Now nurses are being told many would envy their job security – by a HEREDITARY PEER

This is the reason some fascist put the above – unacceptable – query to the BBC’s Question Time on Thursday (March 11), it seems:

Tory Lord Bethell said it was reasonable to saddle nurses with a below-inflation pay rise (a de facto pay cut) because they have “secure jobs” that many would “envy”.

If that’s true, then why are there 80,000 job vacancies in the NHS? Could it possibly be because they are subjected to a huge amount of stress – more than the vast majority of other jobs – and aren’t paid enough to be able to cover their bills and the weekly grocery shop?

I think it could.

Meanwhile, let’s look at Bethell himself.

He’s a hereditary peer – a member of the House of Lords who receives more than £300 per day, just to turn up. He could spend the whole day asleep and he would still receive that payment.

Because the 1999 House of Lords Act removed all but 92 hereditary peers, he did not have an automatic right to sit in the Lords but gained it in 2018 after a vacancy arose due to death, retirement, resignation or exclusion (I don’t care which).

He was chosen by a group of current Tory hereditary peers, from an official list of aristocrats, who are overwhelmingly men, and won the by-election with 26 votes from a total electorate of 47.

So much for democracy.

Bethell said:

“There are millions of people out of work out of the back of this pandemic.

“There are lots of people who have had an extremely tough time and who face a period of unemployment. Nurses are well-paid for the job. They have a secure job and they have other benefits.

“There are many people in this country who look upon professional jobs within the NHS with some envy and we shouldn’t forget the fact that some public sector jobs are, in fact, extremely well-paid.”

Perhaps he hasn’t noticed, but many of the employment problems have been caused, not by the pandemic itself so much as by his party’s cack-handed handling of it.

Of course it can’t be argued that some public sector jobs are indeed extremely well-paid – Bethell would know because he has one of them.

But nursing isn’t on that select list.

Oh, and here‘s another damning fact about Bethell: he tried to blame poor people for their own deaths from Covid-19, on the grounds that they died because of their own poor decisions.

He said there were “behavioural reasons” for these deaths, listing “the decisions that people make about social distancing, about their own health decisions” – all of which were influenced by his Tory government’s messages!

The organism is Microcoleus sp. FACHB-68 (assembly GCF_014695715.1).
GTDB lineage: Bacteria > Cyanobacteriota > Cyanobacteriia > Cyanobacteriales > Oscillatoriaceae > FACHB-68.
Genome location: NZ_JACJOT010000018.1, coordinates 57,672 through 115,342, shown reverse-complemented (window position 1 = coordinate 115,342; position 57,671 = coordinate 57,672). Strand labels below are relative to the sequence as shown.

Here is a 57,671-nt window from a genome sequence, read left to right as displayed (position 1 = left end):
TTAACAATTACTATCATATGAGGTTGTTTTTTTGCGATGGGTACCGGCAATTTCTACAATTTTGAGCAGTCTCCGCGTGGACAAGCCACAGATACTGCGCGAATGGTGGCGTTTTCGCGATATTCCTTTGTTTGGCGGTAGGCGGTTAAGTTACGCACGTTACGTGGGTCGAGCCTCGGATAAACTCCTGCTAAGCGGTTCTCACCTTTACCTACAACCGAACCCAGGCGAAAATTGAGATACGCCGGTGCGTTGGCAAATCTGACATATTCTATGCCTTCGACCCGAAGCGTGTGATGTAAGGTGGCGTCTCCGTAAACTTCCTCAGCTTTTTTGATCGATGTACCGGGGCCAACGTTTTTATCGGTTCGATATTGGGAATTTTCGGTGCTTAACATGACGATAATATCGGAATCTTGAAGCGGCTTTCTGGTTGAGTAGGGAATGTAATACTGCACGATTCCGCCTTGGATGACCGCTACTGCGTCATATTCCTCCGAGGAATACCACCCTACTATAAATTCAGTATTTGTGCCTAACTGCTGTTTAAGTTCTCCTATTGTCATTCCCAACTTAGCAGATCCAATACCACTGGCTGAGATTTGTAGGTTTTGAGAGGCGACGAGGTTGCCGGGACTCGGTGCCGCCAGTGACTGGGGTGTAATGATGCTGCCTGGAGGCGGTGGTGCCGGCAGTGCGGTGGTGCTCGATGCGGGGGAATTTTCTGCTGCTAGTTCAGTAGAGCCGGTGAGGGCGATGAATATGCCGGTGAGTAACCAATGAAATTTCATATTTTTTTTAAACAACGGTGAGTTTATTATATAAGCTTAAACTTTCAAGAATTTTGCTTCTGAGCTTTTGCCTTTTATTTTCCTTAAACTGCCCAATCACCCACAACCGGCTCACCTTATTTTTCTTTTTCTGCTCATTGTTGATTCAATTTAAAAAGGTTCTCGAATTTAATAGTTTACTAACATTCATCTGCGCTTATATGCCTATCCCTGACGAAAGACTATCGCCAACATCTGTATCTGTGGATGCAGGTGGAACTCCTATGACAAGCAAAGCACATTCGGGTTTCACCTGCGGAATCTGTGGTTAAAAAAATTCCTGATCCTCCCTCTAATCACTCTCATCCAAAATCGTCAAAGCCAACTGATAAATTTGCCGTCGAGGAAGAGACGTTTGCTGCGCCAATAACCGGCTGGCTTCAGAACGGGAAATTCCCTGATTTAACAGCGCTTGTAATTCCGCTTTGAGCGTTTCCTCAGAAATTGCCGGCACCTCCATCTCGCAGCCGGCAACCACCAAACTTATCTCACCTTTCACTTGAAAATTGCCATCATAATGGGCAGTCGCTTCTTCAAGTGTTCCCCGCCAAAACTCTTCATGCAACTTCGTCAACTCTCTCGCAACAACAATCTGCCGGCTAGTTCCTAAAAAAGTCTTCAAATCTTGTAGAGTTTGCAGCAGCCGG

Source: Tory hereditary peer says nurses have job security that many would ‘envy’ – Mirror Online

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Johnson nominates ‘cash for access’ culprit Cruddas to become a Lord

Brian Moore, below, makes a good point:

He seems to have been referring to Boris Johnson’s decision to nominate arch-Brexiter Daniel Hannan for a peerage (as if Johnson hasn’t already sent far too many of his cronies to the House of Lords):

Far worse than that, though, is the Number Two nomination: Peter Cruddas.

During his term as Conservative Party co-treasurer – effectively the party’s chief fundraiser – Cruddas was filmed by The Sunday Times, apparently offering access to the prime minister in return for a sizable donation: “£200,000 to £250,000 is Premier League – things will open up for you – you can ask him practically any question you want.”

Cruddas sued the newspaper for libel and won – but appeal court judges later ruled that the central allegation of the story – that Cruddas had offered “cash for access” to potential donors – was supported by the evidence.

By nominating him for a peerage, Johnson is effectively rewarding Cruddas for this behaviour – which This Writer considers to be corrupt; he was offering donors a chance to influence government policy – if the price was right.

Do Conservative voters think it’s right that the Upper House of the UK’s legislature is being filled with people connected to such corruption?

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Tory heretic Baker says Church of England could lose official status for criticising Brexit

Steve Baker: what’s the line I’m looking for? “Before he demands the bishops remove the mote from their eye, he should remove the plank from his own”?

Perhaps Steve Baker should be excommunicated? His true religion appears to be Brexit, anyway.

After Church of England bishops spoke out in the House of Lords against Boris Johnson’s ridiculous ‘Australia-style’ (read: ‘no deal’) Brexit, the oily Baker slithered straight to The Times with his ridiculous suggestion.

The Times is behind a paywall, which limits the damage. I certainly won’t pay Rupert Murdoch any money just to see what he said… but then I don’t have to. Here’s what he said:

I don’t know why Tories say stupid things like this, though. It only lays them wide open to mockery and ridicule, viz.:

Have YOU donated to my crowdfunding appeal, raising funds to fight false libel claims by TV celebrities who should know better? These court cases cost a lot of money so every penny will help ensure that wealth doesn’t beat justice.

https://www.crowdjustice.com/case/mike-sivier-libel-fight/